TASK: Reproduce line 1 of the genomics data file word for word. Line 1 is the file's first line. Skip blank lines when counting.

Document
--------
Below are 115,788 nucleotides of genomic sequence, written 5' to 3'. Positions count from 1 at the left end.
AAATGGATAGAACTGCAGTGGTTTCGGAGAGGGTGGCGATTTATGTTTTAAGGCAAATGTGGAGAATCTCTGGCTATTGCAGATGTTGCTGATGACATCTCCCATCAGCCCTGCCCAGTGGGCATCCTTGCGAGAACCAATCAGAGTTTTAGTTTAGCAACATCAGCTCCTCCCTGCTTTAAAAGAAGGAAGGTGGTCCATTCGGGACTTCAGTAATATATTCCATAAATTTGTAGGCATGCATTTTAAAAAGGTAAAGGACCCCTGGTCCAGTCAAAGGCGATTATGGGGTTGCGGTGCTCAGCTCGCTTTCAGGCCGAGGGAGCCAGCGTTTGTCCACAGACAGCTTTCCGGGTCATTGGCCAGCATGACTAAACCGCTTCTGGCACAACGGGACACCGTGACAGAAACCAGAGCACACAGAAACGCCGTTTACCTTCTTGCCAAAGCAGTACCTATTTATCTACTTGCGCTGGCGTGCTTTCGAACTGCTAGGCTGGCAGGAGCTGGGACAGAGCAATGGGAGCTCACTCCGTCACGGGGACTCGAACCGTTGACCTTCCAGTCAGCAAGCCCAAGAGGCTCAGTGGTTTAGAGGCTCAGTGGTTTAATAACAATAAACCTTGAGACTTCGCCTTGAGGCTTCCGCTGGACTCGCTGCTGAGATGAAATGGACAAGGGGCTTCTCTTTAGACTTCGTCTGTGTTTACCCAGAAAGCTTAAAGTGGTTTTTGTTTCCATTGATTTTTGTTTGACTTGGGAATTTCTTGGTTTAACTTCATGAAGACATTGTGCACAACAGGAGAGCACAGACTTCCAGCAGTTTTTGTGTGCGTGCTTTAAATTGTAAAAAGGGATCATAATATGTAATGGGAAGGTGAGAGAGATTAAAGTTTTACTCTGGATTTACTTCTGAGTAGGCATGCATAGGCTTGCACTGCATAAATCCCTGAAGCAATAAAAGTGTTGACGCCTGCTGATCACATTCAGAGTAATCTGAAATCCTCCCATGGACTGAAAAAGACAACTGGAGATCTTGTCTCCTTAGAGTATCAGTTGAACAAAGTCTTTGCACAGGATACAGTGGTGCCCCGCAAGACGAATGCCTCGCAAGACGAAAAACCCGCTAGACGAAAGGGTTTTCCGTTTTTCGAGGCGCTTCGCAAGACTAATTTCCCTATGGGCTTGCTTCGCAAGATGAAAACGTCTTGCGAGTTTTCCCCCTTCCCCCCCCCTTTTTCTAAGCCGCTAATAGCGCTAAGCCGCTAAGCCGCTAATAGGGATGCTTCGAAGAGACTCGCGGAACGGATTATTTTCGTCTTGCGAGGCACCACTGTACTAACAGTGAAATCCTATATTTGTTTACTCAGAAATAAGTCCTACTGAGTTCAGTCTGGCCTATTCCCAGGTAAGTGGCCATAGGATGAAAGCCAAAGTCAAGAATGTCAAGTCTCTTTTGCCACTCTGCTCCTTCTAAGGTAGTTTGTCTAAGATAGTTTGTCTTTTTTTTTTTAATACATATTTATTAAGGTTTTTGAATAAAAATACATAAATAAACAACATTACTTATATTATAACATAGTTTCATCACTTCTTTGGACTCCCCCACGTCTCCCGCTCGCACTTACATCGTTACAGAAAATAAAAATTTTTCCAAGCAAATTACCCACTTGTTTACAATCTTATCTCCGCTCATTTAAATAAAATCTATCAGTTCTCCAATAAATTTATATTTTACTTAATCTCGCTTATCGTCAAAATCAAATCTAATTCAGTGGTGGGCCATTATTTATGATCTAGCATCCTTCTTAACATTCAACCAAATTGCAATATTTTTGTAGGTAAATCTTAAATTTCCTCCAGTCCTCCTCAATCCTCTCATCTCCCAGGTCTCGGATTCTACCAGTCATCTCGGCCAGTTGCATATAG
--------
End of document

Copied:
Below are 115,788 nucleotides of genomic sequence, written 5' to 3'. Positions count from 1 at the left end.